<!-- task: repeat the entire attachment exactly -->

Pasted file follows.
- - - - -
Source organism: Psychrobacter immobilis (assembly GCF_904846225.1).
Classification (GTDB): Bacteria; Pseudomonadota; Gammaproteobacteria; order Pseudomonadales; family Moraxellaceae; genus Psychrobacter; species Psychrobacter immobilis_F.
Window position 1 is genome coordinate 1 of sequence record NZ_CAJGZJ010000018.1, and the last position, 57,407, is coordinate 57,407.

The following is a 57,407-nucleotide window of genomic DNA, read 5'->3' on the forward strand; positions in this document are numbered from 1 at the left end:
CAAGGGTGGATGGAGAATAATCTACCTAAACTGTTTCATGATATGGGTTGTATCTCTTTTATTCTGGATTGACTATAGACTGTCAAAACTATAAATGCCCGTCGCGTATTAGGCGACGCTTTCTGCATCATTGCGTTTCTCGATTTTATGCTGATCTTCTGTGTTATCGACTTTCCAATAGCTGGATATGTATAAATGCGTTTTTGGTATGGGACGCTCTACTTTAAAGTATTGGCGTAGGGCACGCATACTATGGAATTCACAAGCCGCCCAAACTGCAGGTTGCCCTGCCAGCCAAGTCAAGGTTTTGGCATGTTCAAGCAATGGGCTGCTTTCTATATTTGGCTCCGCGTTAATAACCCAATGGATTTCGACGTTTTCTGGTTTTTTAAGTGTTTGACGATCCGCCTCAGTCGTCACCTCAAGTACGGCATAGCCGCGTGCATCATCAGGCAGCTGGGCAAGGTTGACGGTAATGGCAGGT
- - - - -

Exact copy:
Source organism: Psychrobacter immobilis (assembly GCF_904846225.1).
Classification (GTDB): Bacteria; Pseudomonadota; Gammaproteobacteria; order Pseudomonadales; family Moraxellaceae; genus Psychrobacter; species Psychrobacter immobilis_F.
Window position 1 is genome coordinate 1 of sequence record NZ_CAJGZJ010000018.1, and the last position, 57,407, is coordinate 57,407.

The following is a 57,407-nucleotide window of genomic DNA, read 5'->3' on the forward strand; positions in this document are numbered from 1 at the left end:
CAAGGGTGGATGGAGAATAATCTACCTAAACTGTTTCATGATATGGGTTGTATCTCTTTTATTCTGGATTGACTATAGACTGTCAAAACTATAAATGCCCGTCGCGTATTAGGCGACGCTTTCTGCATCATTGCGTTTCTCGATTTTATGCTGATCTTCTGTGTTATCGACTTTCCAATAGCTGGATATGTATAAATGCGTTTTTGGTATGGGACGCTCTACTTTAAAGTATTGGCGTAGGGCACGCATACTATGGAATTCACAAGCCGCCCAAACTGCAGGTTGCCCTGCCAGCCAAGTCAAGGTTTTGGCATGTTCAAGCAATGGGCTGCTTTCTATATTTGGCTCCGCGTTAATAACCCAATGGATTTCGACGTTTTCTGGTTTTTTAAGTGTTTGACGATCCGCCTCAGTCGTCACCTCAAGTACGGCATAGCCGCGTGCATCATCAGGCAGCTGGGCAAGGTTGACGGTAATGGCAGGT